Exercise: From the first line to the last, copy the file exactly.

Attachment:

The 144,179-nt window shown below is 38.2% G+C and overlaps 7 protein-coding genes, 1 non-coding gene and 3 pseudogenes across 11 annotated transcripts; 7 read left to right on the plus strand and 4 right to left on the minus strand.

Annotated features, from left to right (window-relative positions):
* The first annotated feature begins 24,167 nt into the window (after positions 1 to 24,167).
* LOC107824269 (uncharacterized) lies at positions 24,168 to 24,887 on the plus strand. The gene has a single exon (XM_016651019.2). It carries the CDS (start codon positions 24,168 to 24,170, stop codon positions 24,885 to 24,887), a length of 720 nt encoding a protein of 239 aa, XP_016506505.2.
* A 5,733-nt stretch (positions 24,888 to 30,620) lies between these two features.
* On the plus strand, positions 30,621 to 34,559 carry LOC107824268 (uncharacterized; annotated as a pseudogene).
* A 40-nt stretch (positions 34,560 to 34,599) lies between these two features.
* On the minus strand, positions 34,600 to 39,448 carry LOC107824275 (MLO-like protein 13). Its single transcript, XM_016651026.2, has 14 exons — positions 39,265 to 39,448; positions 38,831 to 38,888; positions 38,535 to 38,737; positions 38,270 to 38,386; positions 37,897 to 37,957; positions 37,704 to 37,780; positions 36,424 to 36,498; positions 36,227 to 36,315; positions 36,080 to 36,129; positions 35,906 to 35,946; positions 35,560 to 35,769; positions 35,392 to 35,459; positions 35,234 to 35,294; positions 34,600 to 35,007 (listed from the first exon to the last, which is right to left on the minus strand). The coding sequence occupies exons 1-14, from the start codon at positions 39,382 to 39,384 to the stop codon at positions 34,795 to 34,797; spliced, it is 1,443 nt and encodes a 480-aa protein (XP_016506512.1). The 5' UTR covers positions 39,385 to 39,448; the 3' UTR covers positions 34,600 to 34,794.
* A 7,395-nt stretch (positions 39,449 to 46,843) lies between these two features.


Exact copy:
The 144,179-nt window shown below is 38.2% G+C and overlaps 7 protein-coding genes, 1 non-coding gene and 3 pseudogenes across 11 annotated transcripts; 7 read left to right on the plus strand and 4 right to left on the minus strand.

Annotated features, from left to right (window-relative positions):
* The first annotated feature begins 24,167 nt into the window (after positions 1 to 24,167).
* LOC107824269 (uncharacterized) lies at positions 24,168 to 24,887 on the plus strand. The gene has a single exon (XM_016651019.2). It carries the CDS (start codon positions 24,168 to 24,170, stop codon positions 24,885 to 24,887), a length of 720 nt encoding a protein of 239 aa, XP_016506505.2.
* A 5,733-nt stretch (positions 24,888 to 30,620) lies between these two features.
* On the plus strand, positions 30,621 to 34,559 carry LOC107824268 (uncharacterized; annotated as a pseudogene).
* A 40-nt stretch (positions 34,560 to 34,599) lies between these two features.
* On the minus strand, positions 34,600 to 39,448 carry LOC107824275 (MLO-like protein 13). Its single transcript, XM_016651026.2, has 14 exons — positions 39,265 to 39,448; positions 38,831 to 38,888; positions 38,535 to 38,737; positions 38,270 to 38,386; positions 37,897 to 37,957; positions 37,704 to 37,780; positions 36,424 to 36,498; positions 36,227 to 36,315; positions 36,080 to 36,129; positions 35,906 to 35,946; positions 35,560 to 35,769; positions 35,392 to 35,459; positions 35,234 to 35,294; positions 34,600 to 35,007 (listed from the first exon to the last, which is right to left on the minus strand). The coding sequence occupies exons 1-14, from the start codon at positions 39,382 to 39,384 to the stop codon at positions 34,795 to 34,797; spliced, it is 1,443 nt and encodes a 480-aa protein (XP_016506512.1). The 5' UTR covers positions 39,385 to 39,448; the 3' UTR covers positions 34,600 to 34,794.
* A 7,395-nt stretch (positions 39,449 to 46,843) lies between these two features.